Who're you calling dirty? Canada says would take Europe to WTO over oil sands

A European Union proposal to rank Canadian oil sands as dirtier than conventional fuel could end up at the World Trade Organization (WTO) according to a leaked letter written by Canada's EU Ambassador.

An EU energy panel is proposing a green ranking of fuels based on the entire life cycle of emissions that would rank Alberta's heavy oil as the globe's most polluting – 22% more so than conventional crude because of what's involved in extracting and refining.

It would effectively ban the import of oil sands oil to the EU.

CBC News reports the letter was obtained by the NGO Friends of Europe through Brussels freedom of information laws:

"Canada will explore every avenue at its disposal to defend its interest, including at the World Trade Organization," Plunkett wrote in the letter to Connie Hedegaard, dated Dec. 8, 2011.

The Guardian reports the WTO threat is the latest in a series of "embarrassing revelations":

On 12 February, the occurrence of a secret strategy "retreat" in London in 2011 was discovered. High-level officials discussed the "critical" issue of winning the tar sands argument in the EU, to "mitigate the impact on the Canadian brand" and to protect the "huge investments from the likes of Shell, BP, Total and Statoil". Representatives of Shell, Total and Statoil attended the meeting alongside the UK's state-owned Royal Bank of Scotland and the Canadian Association of Petroleum Producers.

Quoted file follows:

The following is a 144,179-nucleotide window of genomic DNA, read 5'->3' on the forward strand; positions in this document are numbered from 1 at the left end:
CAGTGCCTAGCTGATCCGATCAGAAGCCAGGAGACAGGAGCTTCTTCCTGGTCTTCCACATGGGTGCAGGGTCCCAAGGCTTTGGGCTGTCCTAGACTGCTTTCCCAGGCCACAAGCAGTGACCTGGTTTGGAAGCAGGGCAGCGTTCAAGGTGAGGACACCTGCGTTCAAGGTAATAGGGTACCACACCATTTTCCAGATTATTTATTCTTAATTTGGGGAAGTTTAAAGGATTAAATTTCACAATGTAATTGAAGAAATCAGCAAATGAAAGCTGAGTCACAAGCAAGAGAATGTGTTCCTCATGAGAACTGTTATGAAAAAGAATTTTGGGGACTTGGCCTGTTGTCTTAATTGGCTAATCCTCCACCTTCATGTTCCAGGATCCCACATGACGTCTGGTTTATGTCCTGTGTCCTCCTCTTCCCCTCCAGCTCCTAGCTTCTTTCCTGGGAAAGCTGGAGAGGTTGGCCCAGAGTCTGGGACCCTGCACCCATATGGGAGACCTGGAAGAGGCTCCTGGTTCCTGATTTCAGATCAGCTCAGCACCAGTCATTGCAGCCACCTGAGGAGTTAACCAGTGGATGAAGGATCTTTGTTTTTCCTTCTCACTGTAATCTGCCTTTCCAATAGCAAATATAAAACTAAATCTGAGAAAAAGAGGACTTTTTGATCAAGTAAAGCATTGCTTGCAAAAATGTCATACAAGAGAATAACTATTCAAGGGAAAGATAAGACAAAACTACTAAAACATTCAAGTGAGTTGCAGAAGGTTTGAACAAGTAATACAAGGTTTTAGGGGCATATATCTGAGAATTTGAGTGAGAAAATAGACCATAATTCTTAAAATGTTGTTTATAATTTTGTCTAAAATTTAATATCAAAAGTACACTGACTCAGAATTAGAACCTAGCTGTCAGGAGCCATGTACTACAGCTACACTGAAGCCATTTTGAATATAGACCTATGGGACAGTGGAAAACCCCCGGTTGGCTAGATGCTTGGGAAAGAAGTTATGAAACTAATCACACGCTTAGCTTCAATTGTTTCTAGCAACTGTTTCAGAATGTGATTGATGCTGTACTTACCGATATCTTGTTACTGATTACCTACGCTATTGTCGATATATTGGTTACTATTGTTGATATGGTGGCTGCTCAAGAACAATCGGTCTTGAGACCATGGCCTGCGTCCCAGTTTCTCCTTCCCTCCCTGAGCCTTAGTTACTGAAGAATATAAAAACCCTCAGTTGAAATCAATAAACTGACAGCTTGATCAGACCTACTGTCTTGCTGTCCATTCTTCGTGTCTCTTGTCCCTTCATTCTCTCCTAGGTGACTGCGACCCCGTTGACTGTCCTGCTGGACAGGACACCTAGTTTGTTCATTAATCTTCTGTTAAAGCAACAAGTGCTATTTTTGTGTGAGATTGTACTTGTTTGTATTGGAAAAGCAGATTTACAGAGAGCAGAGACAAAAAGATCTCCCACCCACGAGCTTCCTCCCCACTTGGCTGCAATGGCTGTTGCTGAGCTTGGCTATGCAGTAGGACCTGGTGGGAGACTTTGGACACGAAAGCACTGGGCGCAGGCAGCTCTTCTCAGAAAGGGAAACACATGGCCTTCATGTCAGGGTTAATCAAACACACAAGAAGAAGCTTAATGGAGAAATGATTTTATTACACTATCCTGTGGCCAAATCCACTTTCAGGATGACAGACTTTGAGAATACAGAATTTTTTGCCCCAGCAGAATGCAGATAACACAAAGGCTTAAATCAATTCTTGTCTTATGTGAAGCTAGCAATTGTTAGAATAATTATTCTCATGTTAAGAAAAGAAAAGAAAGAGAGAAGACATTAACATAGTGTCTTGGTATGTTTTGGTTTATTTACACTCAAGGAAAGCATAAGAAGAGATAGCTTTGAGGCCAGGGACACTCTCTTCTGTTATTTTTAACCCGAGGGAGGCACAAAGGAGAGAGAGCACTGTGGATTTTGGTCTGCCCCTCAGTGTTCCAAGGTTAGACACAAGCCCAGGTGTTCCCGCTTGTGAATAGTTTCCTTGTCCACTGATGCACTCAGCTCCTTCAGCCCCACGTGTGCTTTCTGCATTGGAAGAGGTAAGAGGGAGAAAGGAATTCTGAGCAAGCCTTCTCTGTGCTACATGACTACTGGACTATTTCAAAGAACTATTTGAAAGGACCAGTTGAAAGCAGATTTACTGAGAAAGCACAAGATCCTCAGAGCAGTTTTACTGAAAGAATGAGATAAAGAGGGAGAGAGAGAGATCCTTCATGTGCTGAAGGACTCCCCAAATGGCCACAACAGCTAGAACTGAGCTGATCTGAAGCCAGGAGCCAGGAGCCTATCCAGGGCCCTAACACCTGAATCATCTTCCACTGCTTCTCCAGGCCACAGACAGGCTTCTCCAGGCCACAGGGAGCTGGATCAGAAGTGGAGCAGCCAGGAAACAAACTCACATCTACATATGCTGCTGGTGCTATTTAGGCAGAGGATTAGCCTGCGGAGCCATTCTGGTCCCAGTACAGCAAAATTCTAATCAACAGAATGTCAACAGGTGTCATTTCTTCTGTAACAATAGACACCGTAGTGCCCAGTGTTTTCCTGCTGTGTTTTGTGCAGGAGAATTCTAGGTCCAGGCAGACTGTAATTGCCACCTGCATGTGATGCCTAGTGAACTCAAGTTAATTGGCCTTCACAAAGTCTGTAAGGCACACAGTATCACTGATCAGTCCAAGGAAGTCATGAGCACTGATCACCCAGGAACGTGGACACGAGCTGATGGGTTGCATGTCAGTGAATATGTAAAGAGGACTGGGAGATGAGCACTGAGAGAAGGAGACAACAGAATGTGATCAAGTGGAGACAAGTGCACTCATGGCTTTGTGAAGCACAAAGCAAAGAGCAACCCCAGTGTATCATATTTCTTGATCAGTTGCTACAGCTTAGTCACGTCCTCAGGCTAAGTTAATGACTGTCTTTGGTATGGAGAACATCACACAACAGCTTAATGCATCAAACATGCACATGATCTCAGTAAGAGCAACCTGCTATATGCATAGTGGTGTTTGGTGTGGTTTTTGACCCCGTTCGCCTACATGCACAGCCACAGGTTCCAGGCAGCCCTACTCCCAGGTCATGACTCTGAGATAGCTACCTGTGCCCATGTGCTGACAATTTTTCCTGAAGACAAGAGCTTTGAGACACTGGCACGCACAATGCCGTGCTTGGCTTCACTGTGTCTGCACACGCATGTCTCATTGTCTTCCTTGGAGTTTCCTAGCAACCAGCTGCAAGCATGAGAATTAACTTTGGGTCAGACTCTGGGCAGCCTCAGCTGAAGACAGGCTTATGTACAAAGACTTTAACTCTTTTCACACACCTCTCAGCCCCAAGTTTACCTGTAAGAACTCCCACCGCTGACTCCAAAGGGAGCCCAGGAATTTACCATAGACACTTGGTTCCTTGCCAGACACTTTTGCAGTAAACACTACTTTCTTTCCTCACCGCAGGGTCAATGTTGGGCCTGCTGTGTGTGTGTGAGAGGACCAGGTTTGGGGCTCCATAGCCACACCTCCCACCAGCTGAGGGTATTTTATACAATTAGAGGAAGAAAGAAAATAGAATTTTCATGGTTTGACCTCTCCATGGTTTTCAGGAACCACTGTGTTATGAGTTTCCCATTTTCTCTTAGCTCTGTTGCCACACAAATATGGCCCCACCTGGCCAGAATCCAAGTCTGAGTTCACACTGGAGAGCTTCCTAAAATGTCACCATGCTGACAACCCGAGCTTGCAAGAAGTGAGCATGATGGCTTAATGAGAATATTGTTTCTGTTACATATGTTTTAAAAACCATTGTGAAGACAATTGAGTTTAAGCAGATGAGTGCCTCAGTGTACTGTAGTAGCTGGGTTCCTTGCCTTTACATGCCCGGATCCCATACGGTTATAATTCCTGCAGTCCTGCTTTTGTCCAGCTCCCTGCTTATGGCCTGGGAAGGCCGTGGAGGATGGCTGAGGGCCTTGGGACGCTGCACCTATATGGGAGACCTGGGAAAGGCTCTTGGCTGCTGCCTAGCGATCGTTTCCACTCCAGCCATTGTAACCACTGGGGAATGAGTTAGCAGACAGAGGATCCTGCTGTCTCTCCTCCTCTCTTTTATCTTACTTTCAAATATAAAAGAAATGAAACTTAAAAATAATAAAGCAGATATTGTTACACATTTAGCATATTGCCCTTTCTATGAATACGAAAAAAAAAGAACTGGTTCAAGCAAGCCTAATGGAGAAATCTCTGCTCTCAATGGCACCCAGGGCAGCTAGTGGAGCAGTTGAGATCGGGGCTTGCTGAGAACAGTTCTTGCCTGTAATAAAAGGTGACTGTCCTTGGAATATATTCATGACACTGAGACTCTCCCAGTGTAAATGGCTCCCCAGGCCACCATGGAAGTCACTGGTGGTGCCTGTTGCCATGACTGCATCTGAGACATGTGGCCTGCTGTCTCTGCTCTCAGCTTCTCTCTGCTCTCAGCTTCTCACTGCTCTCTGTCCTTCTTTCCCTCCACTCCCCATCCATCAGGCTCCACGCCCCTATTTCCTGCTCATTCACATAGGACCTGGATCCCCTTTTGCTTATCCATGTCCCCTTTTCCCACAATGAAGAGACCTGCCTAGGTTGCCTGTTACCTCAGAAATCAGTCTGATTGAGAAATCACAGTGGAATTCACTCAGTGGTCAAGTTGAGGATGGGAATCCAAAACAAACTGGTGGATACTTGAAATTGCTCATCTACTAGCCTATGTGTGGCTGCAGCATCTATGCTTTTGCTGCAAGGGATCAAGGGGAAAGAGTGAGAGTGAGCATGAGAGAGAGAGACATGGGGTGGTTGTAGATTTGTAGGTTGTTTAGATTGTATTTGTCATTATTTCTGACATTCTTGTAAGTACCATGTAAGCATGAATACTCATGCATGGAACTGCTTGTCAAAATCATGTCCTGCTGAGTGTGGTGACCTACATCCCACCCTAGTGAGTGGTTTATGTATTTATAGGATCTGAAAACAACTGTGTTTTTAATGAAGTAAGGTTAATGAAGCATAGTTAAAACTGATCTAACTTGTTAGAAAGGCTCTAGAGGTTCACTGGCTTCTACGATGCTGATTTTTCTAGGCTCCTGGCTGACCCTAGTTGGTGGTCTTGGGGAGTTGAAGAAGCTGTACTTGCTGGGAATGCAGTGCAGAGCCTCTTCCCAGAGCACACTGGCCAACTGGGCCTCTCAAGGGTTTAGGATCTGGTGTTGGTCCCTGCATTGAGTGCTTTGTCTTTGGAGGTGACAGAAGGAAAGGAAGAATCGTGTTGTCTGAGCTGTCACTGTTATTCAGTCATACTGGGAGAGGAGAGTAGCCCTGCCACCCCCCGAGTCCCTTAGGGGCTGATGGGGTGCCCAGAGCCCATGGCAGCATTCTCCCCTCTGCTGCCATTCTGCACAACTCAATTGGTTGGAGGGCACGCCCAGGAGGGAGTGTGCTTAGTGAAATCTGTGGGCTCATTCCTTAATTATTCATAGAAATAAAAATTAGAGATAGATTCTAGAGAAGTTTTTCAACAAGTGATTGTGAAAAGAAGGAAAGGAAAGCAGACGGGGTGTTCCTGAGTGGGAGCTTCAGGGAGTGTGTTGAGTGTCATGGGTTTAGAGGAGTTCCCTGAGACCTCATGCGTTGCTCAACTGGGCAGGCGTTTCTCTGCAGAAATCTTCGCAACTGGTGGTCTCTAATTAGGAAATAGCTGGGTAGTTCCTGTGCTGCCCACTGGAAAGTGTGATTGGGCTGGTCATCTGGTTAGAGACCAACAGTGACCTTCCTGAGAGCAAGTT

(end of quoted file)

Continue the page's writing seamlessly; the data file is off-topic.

In December, the Guardian revealed the secret high-level help given to the Canada by the UK government, which included David Cameron discussing the issue with his counterpart Stephen Harper during a visit to Canada, and stating privately that the UK wanted "to work with Canada on finding a way forward". Canada's minister for natural resources, Joe Oliver, stated: "[The British] have been very, very helpful."

In October the government of Alberta wrote to EU experts voicing “grave concerns” that the bloc’s plans are unfair and a potential threat to trade ties after EU legal advisers said the plans could probably be defended if Ottawa challenges the move at the WTO.

The Guardian's revelations come as a new study from the University of Victoria in British Columbia puts forth evidence that oil sands have relatively little impact on carbon emissions and that coal by far poses the greatest danger to the environment.

Canada is desperate to ship its oil to new markets – the US currently absorbs 99% of the country's exports of 2 million barrels a day. A glut at the pricing point for US crude means Canada receives a price of as much as $40 below world prices.

Image of Mannekin Pis in Brussels by Xavier Pironet / Shutterstock.com